While Denmark had a share of 52.8% of the total wind and solar generation in 2017, Tamil Nadu’s share was 14.3% and stood at ninth place. “We show how nine leading countries and regions have adapted to high market shares of wind and solar power using existing integration technologies and policy measures to improve their diversity of domestic generation without compromising reliability or undercutting supply,” said the study.
Tamil Nadu leads India in variable renewables’ market share. Tamil Nadu also leads India in installed renewable energy capacity. Of the total 30GW of installed capacity across the state as of March 2017, variable wind and solar power accounted for 9.6GW or 32% of the total. Firm hydroelectricity added another 2.2GW or 7%, nuclear 8% and biomass and run-of-river 3%.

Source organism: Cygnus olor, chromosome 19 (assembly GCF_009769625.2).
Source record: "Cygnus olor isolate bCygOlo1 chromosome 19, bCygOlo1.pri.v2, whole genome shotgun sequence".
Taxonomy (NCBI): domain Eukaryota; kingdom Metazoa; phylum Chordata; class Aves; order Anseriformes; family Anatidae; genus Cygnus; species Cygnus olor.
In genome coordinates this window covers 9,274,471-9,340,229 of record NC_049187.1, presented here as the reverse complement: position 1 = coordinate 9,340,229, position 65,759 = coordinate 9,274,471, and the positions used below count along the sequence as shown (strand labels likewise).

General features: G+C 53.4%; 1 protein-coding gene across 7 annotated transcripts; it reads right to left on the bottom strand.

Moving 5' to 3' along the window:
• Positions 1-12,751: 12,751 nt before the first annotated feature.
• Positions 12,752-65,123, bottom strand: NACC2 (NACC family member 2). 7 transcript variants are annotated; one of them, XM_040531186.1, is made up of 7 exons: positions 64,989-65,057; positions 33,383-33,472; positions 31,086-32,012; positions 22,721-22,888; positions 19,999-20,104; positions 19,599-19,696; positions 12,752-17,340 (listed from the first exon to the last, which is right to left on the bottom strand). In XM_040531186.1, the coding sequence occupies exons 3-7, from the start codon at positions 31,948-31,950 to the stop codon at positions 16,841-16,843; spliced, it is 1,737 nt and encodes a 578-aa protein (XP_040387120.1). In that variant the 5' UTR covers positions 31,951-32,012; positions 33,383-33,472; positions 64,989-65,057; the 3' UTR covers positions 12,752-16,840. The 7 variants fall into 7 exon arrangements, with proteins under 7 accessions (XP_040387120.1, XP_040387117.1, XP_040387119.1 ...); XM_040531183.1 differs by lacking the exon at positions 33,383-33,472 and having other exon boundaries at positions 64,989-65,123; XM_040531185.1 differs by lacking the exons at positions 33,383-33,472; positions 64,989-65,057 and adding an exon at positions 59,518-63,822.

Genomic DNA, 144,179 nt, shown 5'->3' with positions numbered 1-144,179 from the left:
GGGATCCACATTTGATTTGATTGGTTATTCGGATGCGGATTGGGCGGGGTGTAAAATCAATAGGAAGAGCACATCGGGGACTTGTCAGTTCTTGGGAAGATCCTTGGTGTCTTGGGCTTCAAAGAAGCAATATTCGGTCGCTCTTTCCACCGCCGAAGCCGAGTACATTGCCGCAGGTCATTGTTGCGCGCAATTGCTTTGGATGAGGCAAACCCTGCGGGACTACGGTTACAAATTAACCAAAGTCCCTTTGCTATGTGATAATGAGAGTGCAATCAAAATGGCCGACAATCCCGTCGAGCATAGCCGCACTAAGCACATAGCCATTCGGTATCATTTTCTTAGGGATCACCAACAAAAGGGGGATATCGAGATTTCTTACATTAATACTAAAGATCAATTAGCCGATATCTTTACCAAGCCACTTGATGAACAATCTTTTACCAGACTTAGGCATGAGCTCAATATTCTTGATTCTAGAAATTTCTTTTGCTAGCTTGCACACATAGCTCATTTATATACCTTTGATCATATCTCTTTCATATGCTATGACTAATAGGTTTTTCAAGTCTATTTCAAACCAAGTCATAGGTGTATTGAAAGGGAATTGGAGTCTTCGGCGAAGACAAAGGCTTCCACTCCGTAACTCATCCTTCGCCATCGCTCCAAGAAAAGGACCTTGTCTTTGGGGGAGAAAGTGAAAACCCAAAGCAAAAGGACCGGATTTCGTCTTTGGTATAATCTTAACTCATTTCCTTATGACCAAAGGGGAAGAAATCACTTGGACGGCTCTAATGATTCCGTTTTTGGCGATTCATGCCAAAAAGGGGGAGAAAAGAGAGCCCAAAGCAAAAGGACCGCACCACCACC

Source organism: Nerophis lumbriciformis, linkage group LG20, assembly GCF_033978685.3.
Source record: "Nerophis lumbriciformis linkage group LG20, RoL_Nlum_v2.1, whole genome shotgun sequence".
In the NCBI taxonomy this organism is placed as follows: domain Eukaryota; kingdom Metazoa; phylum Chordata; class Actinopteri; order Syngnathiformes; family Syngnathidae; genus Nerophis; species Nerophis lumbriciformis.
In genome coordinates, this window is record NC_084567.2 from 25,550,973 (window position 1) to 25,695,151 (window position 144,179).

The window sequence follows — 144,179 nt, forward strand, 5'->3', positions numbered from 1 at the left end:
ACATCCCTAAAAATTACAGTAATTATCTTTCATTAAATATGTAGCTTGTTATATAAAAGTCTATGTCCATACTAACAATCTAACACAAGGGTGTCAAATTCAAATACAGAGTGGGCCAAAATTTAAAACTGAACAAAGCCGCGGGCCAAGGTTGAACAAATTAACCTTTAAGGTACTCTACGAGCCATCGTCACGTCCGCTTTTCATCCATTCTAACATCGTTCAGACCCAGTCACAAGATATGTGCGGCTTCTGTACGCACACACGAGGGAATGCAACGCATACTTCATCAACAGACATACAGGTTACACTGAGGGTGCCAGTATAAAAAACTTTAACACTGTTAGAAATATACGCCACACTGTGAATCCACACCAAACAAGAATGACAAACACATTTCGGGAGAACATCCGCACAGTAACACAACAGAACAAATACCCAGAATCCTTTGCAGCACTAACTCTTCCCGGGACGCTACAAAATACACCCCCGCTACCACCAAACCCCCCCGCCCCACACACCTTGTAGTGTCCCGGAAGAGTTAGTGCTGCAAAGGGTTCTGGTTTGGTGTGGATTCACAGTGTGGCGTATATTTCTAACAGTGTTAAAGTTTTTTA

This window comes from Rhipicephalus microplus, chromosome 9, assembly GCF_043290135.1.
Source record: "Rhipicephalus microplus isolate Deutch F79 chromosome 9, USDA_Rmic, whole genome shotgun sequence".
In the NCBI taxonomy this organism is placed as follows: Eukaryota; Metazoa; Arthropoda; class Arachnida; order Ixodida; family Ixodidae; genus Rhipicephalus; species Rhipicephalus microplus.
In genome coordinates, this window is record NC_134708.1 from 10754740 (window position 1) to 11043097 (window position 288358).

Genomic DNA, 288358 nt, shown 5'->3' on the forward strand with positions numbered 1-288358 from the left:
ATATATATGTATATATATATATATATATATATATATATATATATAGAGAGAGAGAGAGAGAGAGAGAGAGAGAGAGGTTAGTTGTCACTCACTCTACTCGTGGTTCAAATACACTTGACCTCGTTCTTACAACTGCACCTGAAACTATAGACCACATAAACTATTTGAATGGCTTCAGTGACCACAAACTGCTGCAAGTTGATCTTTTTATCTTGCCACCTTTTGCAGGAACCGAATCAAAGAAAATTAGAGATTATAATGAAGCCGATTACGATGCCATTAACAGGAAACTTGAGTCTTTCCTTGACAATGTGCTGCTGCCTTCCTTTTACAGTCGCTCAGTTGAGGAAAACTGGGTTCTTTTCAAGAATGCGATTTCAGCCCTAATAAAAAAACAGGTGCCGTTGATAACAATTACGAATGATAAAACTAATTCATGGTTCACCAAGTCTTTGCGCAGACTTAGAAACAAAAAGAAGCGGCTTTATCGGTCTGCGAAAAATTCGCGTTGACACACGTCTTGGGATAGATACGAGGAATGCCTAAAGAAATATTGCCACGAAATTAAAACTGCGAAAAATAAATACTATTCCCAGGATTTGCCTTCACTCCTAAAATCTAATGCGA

“Assuch, zero emissions capacity represents a leading 50% of Tamil Nadu’s total. With much of Tamil Nadu’s renewable energy coming from end-of-life wind farms installed 15-25 years ago, average utilisation rates are a low 18%, making the contribution of variable renewables to total generation even more impressive,” said the study. “A more diversified electricity generation mix will serve TamilNadu better. New low cost solar capital additions and a major repowering of TN’s wind projects, a concerted improvement in energy efficiency plus reduced transmission and distribution losses, should deliver more than 80% of all electricity demand growth in the coming decade,” IEEFA’s Energy Finance Studies Australasia director Tim Buckley said. By adopting more green power, the discom will be able to operate profitably and at a lower tariff for consumers, said Buckley. TN, which has a total wind capacity of 8,000MW and solar to the extent of 2,500MW, is hoping to increase the capacity as well as evacuating more renewable power.